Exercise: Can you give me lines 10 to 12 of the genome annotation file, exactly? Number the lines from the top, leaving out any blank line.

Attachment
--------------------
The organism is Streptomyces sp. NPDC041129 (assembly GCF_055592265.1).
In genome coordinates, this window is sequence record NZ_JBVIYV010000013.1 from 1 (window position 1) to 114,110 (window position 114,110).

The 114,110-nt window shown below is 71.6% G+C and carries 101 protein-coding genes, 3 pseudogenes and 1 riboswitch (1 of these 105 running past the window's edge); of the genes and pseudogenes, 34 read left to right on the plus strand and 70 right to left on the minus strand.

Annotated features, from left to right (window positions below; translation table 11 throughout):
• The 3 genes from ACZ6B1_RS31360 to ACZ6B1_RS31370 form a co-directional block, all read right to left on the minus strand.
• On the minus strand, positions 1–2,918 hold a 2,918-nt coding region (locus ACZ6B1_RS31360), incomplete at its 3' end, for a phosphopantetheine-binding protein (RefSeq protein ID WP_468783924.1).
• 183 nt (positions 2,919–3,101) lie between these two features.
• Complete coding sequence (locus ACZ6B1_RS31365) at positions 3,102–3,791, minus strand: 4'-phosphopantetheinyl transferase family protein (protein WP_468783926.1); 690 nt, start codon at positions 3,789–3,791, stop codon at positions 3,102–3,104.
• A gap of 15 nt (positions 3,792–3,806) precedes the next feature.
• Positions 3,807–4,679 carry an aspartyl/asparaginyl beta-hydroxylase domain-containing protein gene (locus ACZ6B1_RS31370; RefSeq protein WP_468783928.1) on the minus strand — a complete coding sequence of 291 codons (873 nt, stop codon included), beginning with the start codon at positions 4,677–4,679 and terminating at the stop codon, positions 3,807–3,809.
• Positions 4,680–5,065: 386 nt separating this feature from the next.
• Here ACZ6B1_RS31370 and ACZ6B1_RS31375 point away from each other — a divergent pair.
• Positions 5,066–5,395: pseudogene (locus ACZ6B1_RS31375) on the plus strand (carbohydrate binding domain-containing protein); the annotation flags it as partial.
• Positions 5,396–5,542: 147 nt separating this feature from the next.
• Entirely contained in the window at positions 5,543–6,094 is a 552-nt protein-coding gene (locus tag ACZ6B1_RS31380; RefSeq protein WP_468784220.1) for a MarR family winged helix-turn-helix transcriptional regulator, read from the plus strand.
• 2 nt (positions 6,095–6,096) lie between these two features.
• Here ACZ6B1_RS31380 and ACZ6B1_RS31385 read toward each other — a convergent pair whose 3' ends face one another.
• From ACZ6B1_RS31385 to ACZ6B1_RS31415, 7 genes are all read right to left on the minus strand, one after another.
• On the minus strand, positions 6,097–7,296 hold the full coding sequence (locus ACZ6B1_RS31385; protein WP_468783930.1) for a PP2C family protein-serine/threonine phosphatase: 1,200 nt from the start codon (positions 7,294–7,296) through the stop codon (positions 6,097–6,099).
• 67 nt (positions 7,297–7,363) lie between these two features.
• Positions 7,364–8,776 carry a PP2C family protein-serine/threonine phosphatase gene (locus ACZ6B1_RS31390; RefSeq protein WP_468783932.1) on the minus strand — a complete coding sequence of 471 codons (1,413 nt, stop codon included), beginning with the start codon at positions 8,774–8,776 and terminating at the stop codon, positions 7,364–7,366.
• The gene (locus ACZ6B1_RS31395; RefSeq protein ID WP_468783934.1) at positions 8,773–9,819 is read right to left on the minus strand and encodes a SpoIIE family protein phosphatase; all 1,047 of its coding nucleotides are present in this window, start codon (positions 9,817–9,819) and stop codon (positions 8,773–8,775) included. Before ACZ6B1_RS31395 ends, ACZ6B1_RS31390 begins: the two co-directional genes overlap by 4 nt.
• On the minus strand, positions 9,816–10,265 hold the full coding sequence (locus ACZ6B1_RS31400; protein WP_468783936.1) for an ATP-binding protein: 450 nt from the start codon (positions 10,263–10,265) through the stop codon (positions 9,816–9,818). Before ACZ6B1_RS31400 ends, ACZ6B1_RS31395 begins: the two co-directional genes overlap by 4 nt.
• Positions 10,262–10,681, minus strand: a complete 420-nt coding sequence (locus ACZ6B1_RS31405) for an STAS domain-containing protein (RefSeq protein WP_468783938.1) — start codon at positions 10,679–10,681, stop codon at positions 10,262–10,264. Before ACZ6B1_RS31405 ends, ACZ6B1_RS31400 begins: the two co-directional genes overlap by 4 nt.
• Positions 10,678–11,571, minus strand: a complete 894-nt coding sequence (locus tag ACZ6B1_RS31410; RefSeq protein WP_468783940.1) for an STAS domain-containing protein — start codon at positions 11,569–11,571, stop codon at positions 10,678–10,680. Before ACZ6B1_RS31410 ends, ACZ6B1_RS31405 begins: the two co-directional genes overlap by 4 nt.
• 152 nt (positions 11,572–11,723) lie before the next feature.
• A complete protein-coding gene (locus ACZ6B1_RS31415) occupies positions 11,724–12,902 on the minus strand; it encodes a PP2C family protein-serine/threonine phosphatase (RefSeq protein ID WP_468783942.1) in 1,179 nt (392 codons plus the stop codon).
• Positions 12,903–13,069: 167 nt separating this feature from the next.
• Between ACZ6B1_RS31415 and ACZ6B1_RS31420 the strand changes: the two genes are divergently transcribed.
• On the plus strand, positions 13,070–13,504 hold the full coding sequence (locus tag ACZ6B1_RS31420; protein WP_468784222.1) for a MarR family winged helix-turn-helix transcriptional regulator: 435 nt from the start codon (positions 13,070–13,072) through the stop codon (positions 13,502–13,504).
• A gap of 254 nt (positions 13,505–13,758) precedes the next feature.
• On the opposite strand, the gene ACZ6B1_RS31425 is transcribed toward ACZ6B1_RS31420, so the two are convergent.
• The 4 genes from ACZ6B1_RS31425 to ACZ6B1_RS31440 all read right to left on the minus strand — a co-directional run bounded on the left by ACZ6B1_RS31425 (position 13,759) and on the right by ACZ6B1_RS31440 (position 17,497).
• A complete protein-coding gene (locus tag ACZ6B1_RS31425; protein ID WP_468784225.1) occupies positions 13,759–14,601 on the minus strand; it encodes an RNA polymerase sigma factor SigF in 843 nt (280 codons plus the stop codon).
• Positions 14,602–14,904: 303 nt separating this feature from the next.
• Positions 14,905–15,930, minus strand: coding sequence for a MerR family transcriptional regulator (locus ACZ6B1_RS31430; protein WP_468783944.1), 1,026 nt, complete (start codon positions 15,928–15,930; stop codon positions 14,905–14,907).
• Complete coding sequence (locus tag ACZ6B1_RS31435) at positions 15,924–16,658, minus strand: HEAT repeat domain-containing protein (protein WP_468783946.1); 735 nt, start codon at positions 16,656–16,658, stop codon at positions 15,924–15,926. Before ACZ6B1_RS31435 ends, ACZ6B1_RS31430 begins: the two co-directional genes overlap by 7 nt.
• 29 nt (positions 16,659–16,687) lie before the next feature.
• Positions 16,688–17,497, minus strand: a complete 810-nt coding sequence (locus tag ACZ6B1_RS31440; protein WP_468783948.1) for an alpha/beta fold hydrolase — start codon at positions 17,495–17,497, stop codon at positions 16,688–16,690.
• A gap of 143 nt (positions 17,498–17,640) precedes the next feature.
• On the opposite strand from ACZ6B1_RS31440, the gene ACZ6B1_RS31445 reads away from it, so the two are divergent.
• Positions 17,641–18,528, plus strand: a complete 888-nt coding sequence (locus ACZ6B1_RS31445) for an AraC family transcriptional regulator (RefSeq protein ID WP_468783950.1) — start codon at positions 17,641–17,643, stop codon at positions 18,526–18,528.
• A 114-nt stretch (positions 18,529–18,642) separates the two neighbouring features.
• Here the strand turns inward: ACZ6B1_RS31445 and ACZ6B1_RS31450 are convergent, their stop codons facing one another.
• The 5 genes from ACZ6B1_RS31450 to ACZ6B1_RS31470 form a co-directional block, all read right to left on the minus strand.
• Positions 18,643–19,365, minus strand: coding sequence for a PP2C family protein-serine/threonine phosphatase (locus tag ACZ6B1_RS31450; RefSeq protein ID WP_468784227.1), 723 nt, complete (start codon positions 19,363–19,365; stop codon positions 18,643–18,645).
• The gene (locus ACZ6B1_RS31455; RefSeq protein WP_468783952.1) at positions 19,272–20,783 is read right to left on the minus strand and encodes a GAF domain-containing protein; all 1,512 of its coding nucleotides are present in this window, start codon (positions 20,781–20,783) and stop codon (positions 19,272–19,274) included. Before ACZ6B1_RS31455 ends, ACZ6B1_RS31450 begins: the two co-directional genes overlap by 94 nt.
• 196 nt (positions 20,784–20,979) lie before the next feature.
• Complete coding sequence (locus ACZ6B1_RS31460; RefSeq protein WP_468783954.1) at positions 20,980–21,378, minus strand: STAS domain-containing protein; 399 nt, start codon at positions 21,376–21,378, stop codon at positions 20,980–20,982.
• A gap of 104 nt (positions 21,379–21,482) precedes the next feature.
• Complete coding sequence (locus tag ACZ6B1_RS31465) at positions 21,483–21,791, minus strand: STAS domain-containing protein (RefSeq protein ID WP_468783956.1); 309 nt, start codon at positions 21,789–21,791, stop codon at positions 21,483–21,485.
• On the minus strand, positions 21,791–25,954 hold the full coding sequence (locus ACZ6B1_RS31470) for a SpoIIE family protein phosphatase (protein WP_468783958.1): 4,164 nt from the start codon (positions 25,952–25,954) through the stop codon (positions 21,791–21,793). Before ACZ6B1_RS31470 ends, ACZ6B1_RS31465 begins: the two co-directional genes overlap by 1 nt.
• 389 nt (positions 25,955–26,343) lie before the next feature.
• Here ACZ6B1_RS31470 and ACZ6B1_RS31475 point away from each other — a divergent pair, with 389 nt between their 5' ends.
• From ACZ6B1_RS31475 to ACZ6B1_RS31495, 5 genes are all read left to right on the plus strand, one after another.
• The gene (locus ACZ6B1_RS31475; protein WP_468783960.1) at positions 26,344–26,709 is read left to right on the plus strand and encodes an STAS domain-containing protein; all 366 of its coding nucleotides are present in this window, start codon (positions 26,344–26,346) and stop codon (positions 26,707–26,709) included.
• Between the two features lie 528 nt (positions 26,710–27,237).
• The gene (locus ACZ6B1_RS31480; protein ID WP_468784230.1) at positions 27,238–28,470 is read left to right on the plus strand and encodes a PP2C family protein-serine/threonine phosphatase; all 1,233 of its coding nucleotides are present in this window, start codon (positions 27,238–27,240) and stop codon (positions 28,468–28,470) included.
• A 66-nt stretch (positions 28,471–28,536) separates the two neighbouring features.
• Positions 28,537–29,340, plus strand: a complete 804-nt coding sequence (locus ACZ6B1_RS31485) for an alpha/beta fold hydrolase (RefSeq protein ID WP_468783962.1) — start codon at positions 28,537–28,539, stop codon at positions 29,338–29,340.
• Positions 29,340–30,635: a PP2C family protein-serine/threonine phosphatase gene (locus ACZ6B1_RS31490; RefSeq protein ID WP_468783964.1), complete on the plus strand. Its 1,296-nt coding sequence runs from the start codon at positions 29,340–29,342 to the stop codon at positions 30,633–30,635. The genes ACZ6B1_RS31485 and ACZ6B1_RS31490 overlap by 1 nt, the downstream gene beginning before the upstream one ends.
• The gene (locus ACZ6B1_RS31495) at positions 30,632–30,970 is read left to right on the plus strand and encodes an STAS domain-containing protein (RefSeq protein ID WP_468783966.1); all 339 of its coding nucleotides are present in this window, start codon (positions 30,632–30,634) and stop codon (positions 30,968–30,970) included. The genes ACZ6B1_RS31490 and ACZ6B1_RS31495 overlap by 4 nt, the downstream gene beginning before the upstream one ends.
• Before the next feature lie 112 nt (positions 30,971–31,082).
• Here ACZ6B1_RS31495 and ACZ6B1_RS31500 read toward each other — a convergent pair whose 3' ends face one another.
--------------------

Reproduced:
• Positions 3,807–4,679 carry an aspartyl/asparaginyl beta-hydroxylase domain-containing protein gene (locus ACZ6B1_RS31370; RefSeq protein WP_468783928.1) on the minus strand — a complete coding sequence of 291 codons (873 nt, stop codon included), beginning with the start codon at positions 4,677–4,679 and terminating at the stop codon, positions 3,807–3,809.
• Positions 4,680–5,065: 386 nt separating this feature from the next.
• Here ACZ6B1_RS31370 and ACZ6B1_RS31375 point away from each other — a divergent pair.